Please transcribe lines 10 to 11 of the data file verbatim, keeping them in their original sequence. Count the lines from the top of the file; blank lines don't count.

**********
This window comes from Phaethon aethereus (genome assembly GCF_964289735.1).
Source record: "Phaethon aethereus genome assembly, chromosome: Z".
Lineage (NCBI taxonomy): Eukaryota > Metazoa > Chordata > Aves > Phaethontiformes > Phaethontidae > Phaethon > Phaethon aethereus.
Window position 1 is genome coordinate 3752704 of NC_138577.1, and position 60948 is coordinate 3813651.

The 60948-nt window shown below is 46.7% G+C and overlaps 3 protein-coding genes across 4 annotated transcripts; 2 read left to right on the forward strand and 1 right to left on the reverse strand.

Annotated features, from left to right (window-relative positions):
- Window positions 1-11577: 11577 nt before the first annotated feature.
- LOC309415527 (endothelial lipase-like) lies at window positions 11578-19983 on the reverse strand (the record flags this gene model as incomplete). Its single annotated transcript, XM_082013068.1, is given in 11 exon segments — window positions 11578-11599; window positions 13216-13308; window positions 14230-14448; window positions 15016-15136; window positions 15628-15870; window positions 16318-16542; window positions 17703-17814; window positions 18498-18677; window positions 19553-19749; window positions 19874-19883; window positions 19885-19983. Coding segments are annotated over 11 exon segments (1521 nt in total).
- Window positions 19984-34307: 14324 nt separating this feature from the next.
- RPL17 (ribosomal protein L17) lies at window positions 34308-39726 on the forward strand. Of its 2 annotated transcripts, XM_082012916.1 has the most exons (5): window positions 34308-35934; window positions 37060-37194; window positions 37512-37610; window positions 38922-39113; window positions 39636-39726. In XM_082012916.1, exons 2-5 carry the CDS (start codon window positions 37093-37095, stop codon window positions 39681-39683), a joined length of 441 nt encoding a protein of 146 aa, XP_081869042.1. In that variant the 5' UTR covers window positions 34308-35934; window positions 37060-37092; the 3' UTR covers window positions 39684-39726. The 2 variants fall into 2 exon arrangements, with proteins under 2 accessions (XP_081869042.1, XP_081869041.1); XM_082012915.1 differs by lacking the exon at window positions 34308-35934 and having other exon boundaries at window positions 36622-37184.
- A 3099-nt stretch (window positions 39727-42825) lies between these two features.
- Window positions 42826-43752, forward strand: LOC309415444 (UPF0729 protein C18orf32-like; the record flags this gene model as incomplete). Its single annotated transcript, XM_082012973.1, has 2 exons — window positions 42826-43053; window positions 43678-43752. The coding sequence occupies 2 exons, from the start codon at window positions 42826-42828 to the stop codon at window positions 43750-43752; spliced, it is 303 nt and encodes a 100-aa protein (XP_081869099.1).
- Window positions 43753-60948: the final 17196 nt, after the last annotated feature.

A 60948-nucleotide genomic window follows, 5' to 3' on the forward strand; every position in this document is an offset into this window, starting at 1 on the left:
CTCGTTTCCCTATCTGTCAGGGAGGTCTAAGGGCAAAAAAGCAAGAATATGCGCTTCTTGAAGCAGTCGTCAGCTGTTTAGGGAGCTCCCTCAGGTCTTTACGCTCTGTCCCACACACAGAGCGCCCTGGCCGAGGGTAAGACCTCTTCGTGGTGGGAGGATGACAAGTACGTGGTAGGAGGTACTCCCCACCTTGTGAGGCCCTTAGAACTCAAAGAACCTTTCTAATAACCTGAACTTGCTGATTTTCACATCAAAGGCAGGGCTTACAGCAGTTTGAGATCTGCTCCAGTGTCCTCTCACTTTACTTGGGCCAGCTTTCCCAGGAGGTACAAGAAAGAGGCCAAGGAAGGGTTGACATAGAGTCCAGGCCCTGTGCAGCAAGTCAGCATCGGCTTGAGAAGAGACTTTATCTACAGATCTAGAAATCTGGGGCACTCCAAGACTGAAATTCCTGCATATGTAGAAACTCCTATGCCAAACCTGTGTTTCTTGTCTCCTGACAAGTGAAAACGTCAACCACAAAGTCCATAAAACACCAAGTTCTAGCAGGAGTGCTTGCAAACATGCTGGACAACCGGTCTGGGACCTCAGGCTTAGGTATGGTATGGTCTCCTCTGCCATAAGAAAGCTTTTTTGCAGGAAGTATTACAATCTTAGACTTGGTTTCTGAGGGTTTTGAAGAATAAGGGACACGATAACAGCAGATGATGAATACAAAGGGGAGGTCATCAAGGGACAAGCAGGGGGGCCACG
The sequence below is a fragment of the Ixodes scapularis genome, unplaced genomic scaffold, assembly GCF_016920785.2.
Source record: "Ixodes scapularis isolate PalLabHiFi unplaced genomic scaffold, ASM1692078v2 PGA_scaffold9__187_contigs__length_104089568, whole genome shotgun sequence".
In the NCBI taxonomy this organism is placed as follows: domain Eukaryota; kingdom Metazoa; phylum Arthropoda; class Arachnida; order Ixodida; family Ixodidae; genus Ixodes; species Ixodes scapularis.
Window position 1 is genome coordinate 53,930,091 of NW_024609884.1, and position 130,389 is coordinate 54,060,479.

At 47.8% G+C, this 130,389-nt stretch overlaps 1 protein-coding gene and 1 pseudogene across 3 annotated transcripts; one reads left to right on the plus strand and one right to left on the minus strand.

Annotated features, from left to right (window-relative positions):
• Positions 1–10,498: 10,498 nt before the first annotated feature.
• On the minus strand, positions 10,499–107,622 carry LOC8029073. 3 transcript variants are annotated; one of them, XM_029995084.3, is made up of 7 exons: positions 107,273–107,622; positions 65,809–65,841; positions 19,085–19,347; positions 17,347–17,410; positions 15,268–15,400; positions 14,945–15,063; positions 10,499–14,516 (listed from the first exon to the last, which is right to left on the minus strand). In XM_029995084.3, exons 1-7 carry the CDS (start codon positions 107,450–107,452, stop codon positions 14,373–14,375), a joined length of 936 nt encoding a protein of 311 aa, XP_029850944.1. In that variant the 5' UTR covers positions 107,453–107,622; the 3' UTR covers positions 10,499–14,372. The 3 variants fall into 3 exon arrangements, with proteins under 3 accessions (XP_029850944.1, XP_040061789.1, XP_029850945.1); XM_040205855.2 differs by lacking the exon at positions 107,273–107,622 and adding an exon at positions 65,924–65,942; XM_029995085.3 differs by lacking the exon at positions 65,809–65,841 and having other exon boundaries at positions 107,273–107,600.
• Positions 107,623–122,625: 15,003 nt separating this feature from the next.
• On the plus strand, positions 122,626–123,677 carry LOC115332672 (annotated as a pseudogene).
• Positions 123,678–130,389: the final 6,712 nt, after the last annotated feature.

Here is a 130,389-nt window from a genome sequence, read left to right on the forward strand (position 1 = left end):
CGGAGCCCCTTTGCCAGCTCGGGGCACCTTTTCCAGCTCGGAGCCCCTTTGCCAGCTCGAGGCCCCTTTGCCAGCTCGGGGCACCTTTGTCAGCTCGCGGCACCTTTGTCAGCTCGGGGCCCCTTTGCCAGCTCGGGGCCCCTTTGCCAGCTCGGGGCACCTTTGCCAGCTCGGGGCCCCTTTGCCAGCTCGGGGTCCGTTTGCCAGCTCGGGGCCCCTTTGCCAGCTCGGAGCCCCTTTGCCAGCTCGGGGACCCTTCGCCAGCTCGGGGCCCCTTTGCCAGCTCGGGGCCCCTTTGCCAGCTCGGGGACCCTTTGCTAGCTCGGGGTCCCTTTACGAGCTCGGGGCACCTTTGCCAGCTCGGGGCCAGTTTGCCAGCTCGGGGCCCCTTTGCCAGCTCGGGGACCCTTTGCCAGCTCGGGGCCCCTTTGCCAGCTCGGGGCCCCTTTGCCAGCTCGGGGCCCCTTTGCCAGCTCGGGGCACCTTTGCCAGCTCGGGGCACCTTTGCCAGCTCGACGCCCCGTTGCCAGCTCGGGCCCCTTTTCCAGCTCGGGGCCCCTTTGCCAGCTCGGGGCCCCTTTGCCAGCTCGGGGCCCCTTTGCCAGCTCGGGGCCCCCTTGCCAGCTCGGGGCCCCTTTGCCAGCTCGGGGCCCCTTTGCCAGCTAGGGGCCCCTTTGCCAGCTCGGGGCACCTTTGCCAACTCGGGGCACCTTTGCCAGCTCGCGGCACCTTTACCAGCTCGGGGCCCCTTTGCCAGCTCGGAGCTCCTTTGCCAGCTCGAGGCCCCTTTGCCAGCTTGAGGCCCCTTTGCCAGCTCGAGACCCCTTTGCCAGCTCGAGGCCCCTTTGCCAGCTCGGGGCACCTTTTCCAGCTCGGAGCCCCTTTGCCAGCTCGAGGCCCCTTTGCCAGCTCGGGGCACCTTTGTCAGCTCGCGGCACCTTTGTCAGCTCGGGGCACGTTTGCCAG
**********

- RPL17 (ribosomal protein L17) lies at window positions 34308-39726 on the forward strand. Of its 2 annotated transcripts, XM_082012916.1 has the most exons (5): window positions 34308-35934; window positions 37060-37194; window positions 37512-37610; window positions 38922-39113; window positions 39636-39726. In XM_082012916.1, exons 2-5 carry the CDS (start codon window positions 37093-37095, stop codon window positions 39681-39683), a joined length of 441 nt encoding a protein of 146 aa, XP_081869042.1. In that variant the 5' UTR covers window positions 34308-35934; window positions 37060-37092; the 3' UTR covers window positions 39684-39726. The 2 variants fall into 2 exon arrangements, with proteins under 2 accessions (XP_081869042.1, XP_081869041.1); XM_082012915.1 differs by lacking the exon at window positions 34308-35934 and having other exon boundaries at window positions 36622-37184.
- A 3099-nt stretch (window positions 39727-42825) lies between these two features.